This section can be anywhere from 2-5 paragraphs. Shorter paragraphs can improve readability. As you’ll see from our cover letter template and sample, you can separate hard, soft, and computer skills into different paragraphs for clarity. If you’re a new graduate or nursing student, you can highlight relevant healthcare-related experience, including paid and volunteer work. If you’re an experienced nurse, this is where you highlight your most prominent skills and anything else that makes you stand out. If you’ve taken part in an internship, externship, or other activity that sets you apart, mention it here. As a new nurse, if you’ve begun to master some aspects of any particular skill set (e.g., interpreting ECGs, caring for catheters, dressing wounds) you can bring that up here as well. This is also a good place to highlight your nursing soft skills (e.g., communication, collaboration, patient counseling or education). Computer skills are key, so if you’re proficient with a particular electronic medical record or have facility with computers, that’s also a plus.
  4. 4

    Write a Closing Paragraph and Restate Your Interest

    The closing paragraph reiterates your interest in the position. You can restate your enthusiasm for the organization and express how you look forward to further discussing the intersection of your experience, knowledge, and skills with their need for dedicated nurses.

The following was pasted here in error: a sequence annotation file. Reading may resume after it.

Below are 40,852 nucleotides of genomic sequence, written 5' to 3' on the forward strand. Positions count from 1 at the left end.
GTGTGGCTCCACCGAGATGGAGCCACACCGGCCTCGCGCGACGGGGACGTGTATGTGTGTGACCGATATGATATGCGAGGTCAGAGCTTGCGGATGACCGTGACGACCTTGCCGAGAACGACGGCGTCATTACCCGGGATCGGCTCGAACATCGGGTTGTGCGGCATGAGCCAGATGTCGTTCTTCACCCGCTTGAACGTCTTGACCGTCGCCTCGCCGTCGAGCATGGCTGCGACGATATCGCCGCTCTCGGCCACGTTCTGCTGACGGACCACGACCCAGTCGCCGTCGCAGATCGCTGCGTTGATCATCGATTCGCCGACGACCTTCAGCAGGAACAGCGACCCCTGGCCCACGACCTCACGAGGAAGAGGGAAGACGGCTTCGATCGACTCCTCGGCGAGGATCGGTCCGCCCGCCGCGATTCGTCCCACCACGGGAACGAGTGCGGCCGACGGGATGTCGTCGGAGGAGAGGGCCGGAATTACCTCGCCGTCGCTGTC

7 Mistakes to Avoid in Your Nursing Cover Letter

  • Submitting Spelling and Grammar Errors: Nursing requires excellent documentation and attention to detail. Grammatical errors are unprofessional, and they can paint a picture of someone who doesn’t value attention to detail. Many resume reviewers will likely pass on a candidate whose resume and/or cover letter contain errors.
  • Copying Your Resume: Your nursing cover letter can highlight aspects of your resume, but it shouldn’t be a verbatim copy. Find creative ways to underscore your key characteristics, skills, or experiences without repetition.
  • Using Incorrect or Inconsistent Format: It’s best practice for your cover letter and resume to match in terms of design, font, and format. This creates a branded, visually cohesive application package.
  • Forgetting to Tie Your Qualifications to the Position: Your cover letter should be targeted and specific, addressing the position you’re applying for and its qualifications, skills, and responsibilities. If you don't tie your qualifications to the job in question, that makes a weak case for you getting an interview.
  • Failing to Address the Letter to a Specific Person or Department: Many postings fail to provide the name of an individual or a department to address in your letter. If they provide this information, use it. If they don’t, you can use the generic “Hiring Manager” or “Hiring Committee”.
  • Starting Every Paragraph with “I”: Be creative in finding different ways to begin each paragraph (see our sample letter for examples). If two paragraphs begin with “I”, that’s OK, but no more than that.

Tips from Nurses on Writing Your Nursing Cover Letter

  • Research Potential Employers

    The more targeted and specific your cover letter is, the better. If you demonstrate your understanding of the organization’s mission, values, or other aspects that seem important, this can let a potential employer know that you’re savvy and did your research. Impress them with your knowledge of their facility!
  • Explain Relevant Skills that Meet the Position's Qualifications

    Writing about your relevant skills tells potential employers that you have what it takes and are a viable candidate. If your letter doesn’t point out anything that makes you significantly qualified to fulfill the responsibilities of the position, they might not call for an interview.
  • Include Your Soft Skills